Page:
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What are the differences between SSDI and SSI?

| Dec 16, 2020 | Social Security Disability |

It is not uncommon for people to confuse SSDI and SSI. SSDI stands for Social Security Disability Insurance while SSI stands for Supplemental Security Income.

Both of these programs are government-run and make cash payouts to individuals who match the federal government definition of “disabled.” However, the similarities stop there. According to Special Needs Answers, SSI is a “means-tested” program while SSDI is an “entitlement” program.

What is “means-tested” verses “entitlement”?

A means-tested program is for a specific group of people whether or not they have “paid into” the system or not. SSI is for people who are some combination of disabled, blind or elderly and would otherwise not be able to support themselves without the support of SSI. As a result, there are very strict financial requirements in place for persons on SSI as it is for the truly needy. It is also possible to have not worked a single day in one’s life and receive SSI.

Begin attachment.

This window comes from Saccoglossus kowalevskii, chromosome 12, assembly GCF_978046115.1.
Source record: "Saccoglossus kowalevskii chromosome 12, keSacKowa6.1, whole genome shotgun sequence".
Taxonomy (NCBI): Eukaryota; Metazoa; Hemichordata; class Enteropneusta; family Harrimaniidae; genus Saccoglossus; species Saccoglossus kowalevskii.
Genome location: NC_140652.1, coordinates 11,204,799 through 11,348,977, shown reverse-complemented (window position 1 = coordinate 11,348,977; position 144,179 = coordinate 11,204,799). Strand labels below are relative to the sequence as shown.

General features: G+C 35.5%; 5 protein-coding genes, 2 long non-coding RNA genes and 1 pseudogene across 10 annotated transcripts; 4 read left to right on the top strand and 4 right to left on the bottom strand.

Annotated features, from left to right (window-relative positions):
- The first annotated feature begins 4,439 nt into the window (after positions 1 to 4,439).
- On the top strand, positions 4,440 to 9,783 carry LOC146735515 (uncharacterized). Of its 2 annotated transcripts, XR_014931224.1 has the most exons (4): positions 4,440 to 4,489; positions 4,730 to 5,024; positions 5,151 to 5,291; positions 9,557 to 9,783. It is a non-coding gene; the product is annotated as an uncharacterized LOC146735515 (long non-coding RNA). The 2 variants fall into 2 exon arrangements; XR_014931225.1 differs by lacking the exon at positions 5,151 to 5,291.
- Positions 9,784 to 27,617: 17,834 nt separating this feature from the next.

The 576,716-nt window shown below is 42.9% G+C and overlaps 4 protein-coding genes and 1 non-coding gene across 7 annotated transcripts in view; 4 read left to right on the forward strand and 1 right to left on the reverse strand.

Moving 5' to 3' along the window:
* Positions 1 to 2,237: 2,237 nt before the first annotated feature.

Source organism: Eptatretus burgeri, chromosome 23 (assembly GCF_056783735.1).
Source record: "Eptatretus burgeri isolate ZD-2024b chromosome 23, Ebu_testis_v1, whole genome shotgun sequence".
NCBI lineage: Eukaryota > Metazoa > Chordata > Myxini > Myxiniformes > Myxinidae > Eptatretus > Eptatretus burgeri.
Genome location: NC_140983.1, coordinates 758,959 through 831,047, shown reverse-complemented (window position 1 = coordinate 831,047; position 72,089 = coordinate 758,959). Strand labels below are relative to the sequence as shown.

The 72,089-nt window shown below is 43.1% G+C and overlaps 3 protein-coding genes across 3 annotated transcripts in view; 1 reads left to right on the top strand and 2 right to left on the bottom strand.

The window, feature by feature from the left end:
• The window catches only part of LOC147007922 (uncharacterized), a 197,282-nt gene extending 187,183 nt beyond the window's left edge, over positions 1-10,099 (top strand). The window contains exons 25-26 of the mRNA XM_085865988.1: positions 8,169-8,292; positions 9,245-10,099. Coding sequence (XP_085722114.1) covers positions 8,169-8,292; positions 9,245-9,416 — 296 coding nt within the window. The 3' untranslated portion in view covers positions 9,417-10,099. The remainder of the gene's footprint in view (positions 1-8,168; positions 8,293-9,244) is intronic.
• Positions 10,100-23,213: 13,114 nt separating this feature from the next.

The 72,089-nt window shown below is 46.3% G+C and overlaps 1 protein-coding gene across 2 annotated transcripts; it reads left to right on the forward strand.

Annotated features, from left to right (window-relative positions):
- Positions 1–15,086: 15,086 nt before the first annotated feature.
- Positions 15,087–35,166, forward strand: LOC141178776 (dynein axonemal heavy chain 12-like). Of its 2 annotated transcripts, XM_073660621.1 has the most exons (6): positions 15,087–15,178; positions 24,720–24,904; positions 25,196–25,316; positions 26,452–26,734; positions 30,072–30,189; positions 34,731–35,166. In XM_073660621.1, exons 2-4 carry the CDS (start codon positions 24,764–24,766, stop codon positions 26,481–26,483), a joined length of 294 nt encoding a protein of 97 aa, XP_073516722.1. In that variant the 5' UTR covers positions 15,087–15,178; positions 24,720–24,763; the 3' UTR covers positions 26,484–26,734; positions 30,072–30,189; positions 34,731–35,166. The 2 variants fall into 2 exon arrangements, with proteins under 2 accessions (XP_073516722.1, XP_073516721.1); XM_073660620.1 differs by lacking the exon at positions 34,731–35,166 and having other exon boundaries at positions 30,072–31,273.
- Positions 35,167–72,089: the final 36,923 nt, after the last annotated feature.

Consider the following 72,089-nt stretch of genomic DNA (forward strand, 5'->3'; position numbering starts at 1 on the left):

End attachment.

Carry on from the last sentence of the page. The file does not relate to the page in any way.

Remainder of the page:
On the other hand, SSDI is for individuals who have paid into the Social Security system for at minimum 10 years and have suffered from a disability that removes their ability to work. In comparison to SSI, SSDI is available to any qualified worker, even if he or she is otherwise high-income.

Can I get both SSI and SSDI?

It is possible for an individual to receive payments from SSI and SSDI at the same time, but this is non-standard. Essentially, if the SSDI payments the government gives a person are greater than the maximum SSI payment, it is likely that the individual is ineligible for SSI.